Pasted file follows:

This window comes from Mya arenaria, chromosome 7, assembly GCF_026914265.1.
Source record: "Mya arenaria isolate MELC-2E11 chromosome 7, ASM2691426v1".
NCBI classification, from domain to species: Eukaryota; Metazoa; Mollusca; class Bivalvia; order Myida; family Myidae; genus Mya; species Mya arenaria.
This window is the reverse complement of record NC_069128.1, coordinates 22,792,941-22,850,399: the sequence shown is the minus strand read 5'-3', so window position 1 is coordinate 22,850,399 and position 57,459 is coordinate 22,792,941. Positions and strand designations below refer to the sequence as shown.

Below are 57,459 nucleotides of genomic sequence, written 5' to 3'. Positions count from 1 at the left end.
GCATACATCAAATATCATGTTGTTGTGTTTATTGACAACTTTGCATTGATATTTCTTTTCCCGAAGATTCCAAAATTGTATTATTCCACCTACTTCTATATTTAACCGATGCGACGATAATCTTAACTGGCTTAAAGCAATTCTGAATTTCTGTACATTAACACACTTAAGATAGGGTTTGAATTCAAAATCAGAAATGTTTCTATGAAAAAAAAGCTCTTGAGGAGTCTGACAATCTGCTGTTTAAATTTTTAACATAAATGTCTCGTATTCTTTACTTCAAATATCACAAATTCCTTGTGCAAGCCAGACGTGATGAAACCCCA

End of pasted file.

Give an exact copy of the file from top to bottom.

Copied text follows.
This window comes from Mya arenaria, chromosome 7, assembly GCF_026914265.1.
Source record: "Mya arenaria isolate MELC-2E11 chromosome 7, ASM2691426v1".
NCBI classification, from domain to species: Eukaryota; Metazoa; Mollusca; class Bivalvia; order Myida; family Myidae; genus Mya; species Mya arenaria.
This window is the reverse complement of record NC_069128.1, coordinates 22,792,941-22,850,399: the sequence shown is the minus strand read 5'-3', so window position 1 is coordinate 22,850,399 and position 57,459 is coordinate 22,792,941. Positions and strand designations below refer to the sequence as shown.

Below are 57,459 nucleotides of genomic sequence, written 5' to 3'. Positions count from 1 at the left end.
GCATACATCAAATATCATGTTGTTGTGTTTATTGACAACTTTGCATTGATATTTCTTTTCCCGAAGATTCCAAAATTGTATTATTCCACCTACTTCTATATTTAACCGATGCGACGATAATCTTAACTGGCTTAAAGCAATTCTGAATTTCTGTACATTAACACACTTAAGATAGGGTTTGAATTCAAAATCAGAAATGTTTCTATGAAAAAAAAGCTCTTGAGGAGTCTGACAATCTGCTGTTTAAATTTTTAACATAAATGTCTCGTATTCTTTACTTCAAATATCACAAATTCCTTGTGCAAGCCAGACGTGATGAAACCCCA